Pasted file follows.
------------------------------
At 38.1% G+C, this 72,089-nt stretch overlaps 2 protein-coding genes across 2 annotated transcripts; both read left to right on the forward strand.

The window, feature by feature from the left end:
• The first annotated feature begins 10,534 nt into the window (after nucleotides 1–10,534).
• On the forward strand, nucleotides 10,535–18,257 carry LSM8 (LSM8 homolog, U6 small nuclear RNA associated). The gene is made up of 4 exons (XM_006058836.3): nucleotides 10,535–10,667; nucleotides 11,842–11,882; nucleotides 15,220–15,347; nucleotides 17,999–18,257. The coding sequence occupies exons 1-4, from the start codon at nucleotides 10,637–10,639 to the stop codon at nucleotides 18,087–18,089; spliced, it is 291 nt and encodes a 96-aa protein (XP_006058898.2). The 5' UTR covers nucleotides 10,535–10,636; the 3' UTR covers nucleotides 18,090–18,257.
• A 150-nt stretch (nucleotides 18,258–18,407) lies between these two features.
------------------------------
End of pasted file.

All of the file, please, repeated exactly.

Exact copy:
At 38.1% G+C, this 72,089-nt stretch overlaps 2 protein-coding genes across 2 annotated transcripts; both read left to right on the forward strand.

The window, feature by feature from the left end:
• The first annotated feature begins 10,534 nt into the window (after nucleotides 1–10,534).
• On the forward strand, nucleotides 10,535–18,257 carry LSM8 (LSM8 homolog, U6 small nuclear RNA associated). The gene is made up of 4 exons (XM_006058836.3): nucleotides 10,535–10,667; nucleotides 11,842–11,882; nucleotides 15,220–15,347; nucleotides 17,999–18,257. The coding sequence occupies exons 1-4, from the start codon at nucleotides 10,637–10,639 to the stop codon at nucleotides 18,087–18,089; spliced, it is 291 nt and encodes a 96-aa protein (XP_006058898.2). The 5' UTR covers nucleotides 10,535–10,636; the 3' UTR covers nucleotides 18,090–18,257.
• A 150-nt stretch (nucleotides 18,258–18,407) lies between these two features.